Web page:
A visit to a Philadelphia charter school classroom today "choked up" the Rev. Al Sharpton, who's spending his day touring two city schools with Education Secretary Arne Duncan and former House Speaker Newt Gingrich.

The three joined together at the suggestion of President Obama, and Philadelphia is the first stop on a multi-city tour of districts around the country.

At Mastery Charter School-Shoemaker Campus in West Philadelphia, the unlikely trio sat in on Nadirah Sulayman's literacy circle, where 11th graders discussed the differences in their school, which had previously been a failing Philadelphia School District school. In 2006, it was converted into a charter school.

State test scores have soared The school has met state standards several years running, and 100 percent of students plan to go to college.

But it was Keira Johnson's message that meant the most to Sharpton. She used to listen to people tell her what she couldn't do as an African American and a resident of a poor neighborhood.

"Nobody thought I could do anything," Johnson said. "Now, I'm proud."

"You should be proud," said Duncan.

Later, Sharpton said that Johnson reminded him of himself as a young boy.

The "Listening and Learning Tour" is designed to draw attention to the need for wholesale reform of American education.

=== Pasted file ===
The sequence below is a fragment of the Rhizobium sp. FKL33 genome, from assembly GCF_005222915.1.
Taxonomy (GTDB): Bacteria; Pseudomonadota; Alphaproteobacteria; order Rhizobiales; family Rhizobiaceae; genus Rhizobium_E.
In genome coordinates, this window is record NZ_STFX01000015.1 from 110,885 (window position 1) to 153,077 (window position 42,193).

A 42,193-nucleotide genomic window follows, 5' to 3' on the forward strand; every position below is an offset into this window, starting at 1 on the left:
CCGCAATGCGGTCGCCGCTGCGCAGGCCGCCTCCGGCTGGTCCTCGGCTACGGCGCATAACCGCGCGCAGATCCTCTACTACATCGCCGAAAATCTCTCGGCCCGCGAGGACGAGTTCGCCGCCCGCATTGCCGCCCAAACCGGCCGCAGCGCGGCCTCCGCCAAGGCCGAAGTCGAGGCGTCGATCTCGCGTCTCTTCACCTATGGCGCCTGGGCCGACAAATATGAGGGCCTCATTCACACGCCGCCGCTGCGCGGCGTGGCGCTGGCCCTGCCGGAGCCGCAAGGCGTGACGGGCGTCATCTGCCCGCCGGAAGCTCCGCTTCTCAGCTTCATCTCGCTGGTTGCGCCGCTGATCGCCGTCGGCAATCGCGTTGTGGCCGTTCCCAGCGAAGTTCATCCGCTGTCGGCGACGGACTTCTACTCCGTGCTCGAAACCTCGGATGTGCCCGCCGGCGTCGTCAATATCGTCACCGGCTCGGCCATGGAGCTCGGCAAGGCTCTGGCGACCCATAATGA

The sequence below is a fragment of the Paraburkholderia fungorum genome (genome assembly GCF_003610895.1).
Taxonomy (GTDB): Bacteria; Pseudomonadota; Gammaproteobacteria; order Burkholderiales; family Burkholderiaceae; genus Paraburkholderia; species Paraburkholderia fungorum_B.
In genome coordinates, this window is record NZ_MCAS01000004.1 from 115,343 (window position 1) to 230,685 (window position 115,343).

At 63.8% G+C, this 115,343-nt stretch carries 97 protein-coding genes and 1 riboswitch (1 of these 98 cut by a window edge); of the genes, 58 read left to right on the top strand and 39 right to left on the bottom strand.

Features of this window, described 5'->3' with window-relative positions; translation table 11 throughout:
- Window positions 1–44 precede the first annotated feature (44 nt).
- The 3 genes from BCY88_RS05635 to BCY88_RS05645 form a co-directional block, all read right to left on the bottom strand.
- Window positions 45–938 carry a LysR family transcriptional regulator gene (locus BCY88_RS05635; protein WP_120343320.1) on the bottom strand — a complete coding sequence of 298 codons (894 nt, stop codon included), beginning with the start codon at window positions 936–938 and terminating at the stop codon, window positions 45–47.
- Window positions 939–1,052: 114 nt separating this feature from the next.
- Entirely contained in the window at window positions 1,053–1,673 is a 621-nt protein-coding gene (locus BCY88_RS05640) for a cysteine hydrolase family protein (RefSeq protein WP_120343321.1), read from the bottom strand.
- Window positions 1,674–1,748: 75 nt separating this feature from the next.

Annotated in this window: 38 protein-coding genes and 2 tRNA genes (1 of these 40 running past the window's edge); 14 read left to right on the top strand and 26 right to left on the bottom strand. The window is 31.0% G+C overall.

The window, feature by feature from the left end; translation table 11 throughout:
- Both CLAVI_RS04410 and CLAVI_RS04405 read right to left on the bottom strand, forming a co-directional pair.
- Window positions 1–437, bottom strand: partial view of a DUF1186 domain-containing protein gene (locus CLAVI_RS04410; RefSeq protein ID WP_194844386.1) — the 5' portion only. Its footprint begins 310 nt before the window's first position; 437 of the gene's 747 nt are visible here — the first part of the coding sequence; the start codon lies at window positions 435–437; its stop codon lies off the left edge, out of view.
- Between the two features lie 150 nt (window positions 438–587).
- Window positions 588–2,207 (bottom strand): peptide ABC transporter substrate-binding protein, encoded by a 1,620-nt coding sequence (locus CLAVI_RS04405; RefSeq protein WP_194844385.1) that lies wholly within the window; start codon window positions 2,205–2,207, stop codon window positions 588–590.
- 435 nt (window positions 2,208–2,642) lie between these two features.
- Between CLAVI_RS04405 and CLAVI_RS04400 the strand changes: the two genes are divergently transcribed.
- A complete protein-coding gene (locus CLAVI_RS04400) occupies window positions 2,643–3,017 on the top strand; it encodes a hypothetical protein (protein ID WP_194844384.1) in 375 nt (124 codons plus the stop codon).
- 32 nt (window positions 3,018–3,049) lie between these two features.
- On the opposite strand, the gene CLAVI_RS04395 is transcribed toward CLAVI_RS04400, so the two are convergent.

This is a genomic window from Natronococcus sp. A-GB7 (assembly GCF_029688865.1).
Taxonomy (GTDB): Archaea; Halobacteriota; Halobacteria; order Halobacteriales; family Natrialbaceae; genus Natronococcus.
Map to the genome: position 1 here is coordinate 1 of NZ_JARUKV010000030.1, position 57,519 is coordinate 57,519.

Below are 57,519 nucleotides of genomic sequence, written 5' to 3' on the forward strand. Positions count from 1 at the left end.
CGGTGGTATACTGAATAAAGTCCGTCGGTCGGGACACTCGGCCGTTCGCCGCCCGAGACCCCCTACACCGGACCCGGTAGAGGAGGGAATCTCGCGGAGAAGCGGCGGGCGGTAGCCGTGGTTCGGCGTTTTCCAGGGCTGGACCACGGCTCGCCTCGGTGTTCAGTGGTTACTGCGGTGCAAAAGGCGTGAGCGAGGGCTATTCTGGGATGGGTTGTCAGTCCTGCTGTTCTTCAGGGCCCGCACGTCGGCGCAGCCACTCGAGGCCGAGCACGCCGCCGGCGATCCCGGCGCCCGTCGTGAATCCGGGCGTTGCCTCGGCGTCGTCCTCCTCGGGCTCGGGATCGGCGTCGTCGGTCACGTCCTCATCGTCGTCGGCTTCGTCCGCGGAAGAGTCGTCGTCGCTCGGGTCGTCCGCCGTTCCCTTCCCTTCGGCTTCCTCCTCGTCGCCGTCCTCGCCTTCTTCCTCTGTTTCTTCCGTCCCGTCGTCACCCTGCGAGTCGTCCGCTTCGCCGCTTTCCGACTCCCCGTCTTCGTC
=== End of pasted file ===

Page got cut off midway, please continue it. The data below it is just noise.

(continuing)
"All of us agree that we have to do something," Sharpton said. "We don't always agree on how to get it done, but we all agree that it must be done."

The trio visited Mastery-Shoemaker, then McDaniel Elementary, a public school in South Philadelphia, where the officials sat in on a fourth grade class' poetry lesson. They held a roundtable with teachers, administrators and community members.

Gingrich said that he felt "a sense of great hope" visiting the schools, especially Mastery. Gingrich, a Republican, wants more charter schools and stronger charter laws in all states.

"When you go to those kind of schools, you realize what is possible for all American children," said Gingrich. "If we have absolute proof it can be done, why aren't we doing it? We are literally risking the lives of these kids."

Arlene Ackerman, city schools chief, said she welcomed the chance to show the dignitaries Philadelphia's scholastic strengths and discuss its weaknesses.

"I'm happy to have partners who believe, as I do, there's not one way to reform public schools," said Ackerman.

Part of Ackerman's five-year strategic plan calls for the district to shut 35 failing schools and re-open them as charters, or schools run by outside groups.